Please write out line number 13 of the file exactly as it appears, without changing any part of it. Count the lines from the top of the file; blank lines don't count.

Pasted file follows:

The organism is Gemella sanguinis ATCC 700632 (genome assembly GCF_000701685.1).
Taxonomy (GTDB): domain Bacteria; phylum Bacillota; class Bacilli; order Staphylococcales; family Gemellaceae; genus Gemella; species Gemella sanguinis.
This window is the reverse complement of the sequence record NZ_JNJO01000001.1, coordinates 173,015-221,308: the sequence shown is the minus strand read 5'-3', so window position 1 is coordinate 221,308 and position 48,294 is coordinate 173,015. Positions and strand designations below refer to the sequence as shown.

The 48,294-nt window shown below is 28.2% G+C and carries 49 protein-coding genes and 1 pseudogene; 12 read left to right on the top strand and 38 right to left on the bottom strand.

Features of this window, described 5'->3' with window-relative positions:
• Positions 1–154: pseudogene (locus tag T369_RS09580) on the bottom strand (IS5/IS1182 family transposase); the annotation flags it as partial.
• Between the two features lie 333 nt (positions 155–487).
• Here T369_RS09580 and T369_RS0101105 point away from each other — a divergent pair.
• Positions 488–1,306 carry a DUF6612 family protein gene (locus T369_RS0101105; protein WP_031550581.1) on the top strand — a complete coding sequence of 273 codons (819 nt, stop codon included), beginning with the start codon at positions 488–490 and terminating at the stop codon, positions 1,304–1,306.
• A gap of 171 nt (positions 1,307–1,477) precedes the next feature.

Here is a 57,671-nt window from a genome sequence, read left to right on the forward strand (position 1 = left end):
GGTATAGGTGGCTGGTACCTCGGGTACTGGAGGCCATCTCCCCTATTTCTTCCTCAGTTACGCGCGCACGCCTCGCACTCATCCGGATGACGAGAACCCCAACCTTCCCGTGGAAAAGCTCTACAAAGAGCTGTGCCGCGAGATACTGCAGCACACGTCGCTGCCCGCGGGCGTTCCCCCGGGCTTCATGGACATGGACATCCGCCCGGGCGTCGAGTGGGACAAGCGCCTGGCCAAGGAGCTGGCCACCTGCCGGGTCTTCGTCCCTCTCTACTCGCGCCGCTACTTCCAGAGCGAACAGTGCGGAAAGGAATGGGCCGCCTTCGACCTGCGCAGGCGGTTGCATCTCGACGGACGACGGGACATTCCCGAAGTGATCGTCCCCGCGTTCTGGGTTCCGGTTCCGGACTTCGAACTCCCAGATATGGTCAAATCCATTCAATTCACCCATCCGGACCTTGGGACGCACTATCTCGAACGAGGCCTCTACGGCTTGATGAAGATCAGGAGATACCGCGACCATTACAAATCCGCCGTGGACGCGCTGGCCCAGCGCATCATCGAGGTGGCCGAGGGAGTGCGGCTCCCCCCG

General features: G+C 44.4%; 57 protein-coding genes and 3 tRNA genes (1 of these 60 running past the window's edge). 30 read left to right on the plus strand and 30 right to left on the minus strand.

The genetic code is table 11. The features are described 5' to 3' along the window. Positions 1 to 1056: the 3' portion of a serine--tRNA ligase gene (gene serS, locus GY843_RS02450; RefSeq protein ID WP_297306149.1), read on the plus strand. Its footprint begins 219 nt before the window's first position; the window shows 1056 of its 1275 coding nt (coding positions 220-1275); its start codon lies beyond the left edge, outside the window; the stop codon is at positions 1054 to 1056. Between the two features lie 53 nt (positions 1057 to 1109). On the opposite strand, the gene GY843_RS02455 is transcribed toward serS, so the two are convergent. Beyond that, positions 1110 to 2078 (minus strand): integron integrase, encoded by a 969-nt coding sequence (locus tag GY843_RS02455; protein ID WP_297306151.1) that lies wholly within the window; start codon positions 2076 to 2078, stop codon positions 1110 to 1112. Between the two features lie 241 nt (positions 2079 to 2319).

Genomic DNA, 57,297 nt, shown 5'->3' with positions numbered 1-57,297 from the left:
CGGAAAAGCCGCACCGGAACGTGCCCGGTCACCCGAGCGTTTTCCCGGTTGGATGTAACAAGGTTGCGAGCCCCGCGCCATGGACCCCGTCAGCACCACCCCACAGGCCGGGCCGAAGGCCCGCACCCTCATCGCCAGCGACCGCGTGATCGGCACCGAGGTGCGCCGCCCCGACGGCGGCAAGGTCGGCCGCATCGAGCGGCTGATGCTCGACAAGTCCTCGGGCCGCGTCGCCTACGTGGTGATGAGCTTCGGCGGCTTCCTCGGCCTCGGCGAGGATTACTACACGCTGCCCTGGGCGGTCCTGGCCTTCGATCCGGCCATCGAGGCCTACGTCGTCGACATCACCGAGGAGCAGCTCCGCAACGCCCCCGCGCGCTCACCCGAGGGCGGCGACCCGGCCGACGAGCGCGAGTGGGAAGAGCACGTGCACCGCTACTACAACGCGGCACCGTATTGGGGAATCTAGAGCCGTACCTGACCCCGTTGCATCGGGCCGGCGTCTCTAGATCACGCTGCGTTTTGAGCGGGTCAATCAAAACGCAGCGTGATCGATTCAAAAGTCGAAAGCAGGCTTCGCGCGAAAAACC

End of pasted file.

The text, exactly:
General features: G+C 44.4%; 57 protein-coding genes and 3 tRNA genes (1 of these 60 running past the window's edge). 30 read left to right on the plus strand and 30 right to left on the minus strand.